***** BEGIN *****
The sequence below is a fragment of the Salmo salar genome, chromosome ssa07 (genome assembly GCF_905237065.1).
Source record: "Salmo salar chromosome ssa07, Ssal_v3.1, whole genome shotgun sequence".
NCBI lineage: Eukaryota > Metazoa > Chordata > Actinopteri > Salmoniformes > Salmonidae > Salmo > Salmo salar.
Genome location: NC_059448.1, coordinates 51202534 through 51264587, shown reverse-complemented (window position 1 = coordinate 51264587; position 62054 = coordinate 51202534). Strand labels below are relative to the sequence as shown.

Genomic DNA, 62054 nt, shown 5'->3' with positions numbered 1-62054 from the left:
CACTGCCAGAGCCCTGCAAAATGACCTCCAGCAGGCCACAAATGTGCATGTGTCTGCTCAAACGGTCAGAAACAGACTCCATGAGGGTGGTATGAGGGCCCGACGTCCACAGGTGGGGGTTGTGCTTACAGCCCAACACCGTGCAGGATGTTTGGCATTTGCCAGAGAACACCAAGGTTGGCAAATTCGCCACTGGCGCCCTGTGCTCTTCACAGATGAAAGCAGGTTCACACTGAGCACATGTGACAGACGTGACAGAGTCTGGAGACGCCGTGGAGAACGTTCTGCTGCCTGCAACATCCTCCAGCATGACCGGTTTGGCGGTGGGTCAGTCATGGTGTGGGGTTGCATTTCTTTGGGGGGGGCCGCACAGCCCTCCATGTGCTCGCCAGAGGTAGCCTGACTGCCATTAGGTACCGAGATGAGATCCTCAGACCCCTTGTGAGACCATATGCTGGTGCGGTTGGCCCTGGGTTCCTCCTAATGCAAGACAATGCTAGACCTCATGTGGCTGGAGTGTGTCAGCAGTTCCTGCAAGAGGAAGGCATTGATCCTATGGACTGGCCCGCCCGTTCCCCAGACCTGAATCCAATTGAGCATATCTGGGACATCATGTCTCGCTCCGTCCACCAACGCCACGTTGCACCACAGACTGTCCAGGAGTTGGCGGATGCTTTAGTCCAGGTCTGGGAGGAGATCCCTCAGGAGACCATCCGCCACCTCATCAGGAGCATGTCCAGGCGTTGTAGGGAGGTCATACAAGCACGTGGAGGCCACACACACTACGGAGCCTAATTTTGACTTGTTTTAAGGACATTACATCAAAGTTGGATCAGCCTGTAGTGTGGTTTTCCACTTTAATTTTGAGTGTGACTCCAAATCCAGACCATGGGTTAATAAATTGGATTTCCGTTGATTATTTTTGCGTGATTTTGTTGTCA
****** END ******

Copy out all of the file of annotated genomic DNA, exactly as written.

The sequence below is a fragment of the Salmo salar genome, chromosome ssa07 (genome assembly GCF_905237065.1).
Source record: "Salmo salar chromosome ssa07, Ssal_v3.1, whole genome shotgun sequence".
NCBI lineage: Eukaryota > Metazoa > Chordata > Actinopteri > Salmoniformes > Salmonidae > Salmo > Salmo salar.
Genome location: NC_059448.1, coordinates 51202534 through 51264587, shown reverse-complemented (window position 1 = coordinate 51264587; position 62054 = coordinate 51202534). Strand labels below are relative to the sequence as shown.

Genomic DNA, 62054 nt, shown 5'->3' with positions numbered 1-62054 from the left:
CACTGCCAGAGCCCTGCAAAATGACCTCCAGCAGGCCACAAATGTGCATGTGTCTGCTCAAACGGTCAGAAACAGACTCCATGAGGGTGGTATGAGGGCCCGACGTCCACAGGTGGGGGTTGTGCTTACAGCCCAACACCGTGCAGGATGTTTGGCATTTGCCAGAGAACACCAAGGTTGGCAAATTCGCCACTGGCGCCCTGTGCTCTTCACAGATGAAAGCAGGTTCACACTGAGCACATGTGACAGACGTGACAGAGTCTGGAGACGCCGTGGAGAACGTTCTGCTGCCTGCAACATCCTCCAGCATGACCGGTTTGGCGGTGGGTCAGTCATGGTGTGGGGTTGCATTTCTTTGGGGGGGGCCGCACAGCCCTCCATGTGCTCGCCAGAGGTAGCCTGACTGCCATTAGGTACCGAGATGAGATCCTCAGACCCCTTGTGAGACCATATGCTGGTGCGGTTGGCCCTGGGTTCCTCCTAATGCAAGACAATGCTAGACCTCATGTGGCTGGAGTGTGTCAGCAGTTCCTGCAAGAGGAAGGCATTGATCCTATGGACTGGCCCGCCCGTTCCCCAGACCTGAATCCAATTGAGCATATCTGGGACATCATGTCTCGCTCCGTCCACCAACGCCACGTTGCACCACAGACTGTCCAGGAGTTGGCGGATGCTTTAGTCCAGGTCTGGGAGGAGATCCCTCAGGAGACCATCCGCCACCTCATCAGGAGCATGTCCAGGCGTTGTAGGGAGGTCATACAAGCACGTGGAGGCCACACACACTACGGAGCCTAATTTTGACTTGTTTTAAGGACATTACATCAAAGTTGGATCAGCCTGTAGTGTGGTTTTCCACTTTAATTTTGAGTGTGACTCCAAATCCAGACCATGGGTTAATAAATTGGATTTCCGTTGATTATTTTTGCGTGATTTTGTTGTCA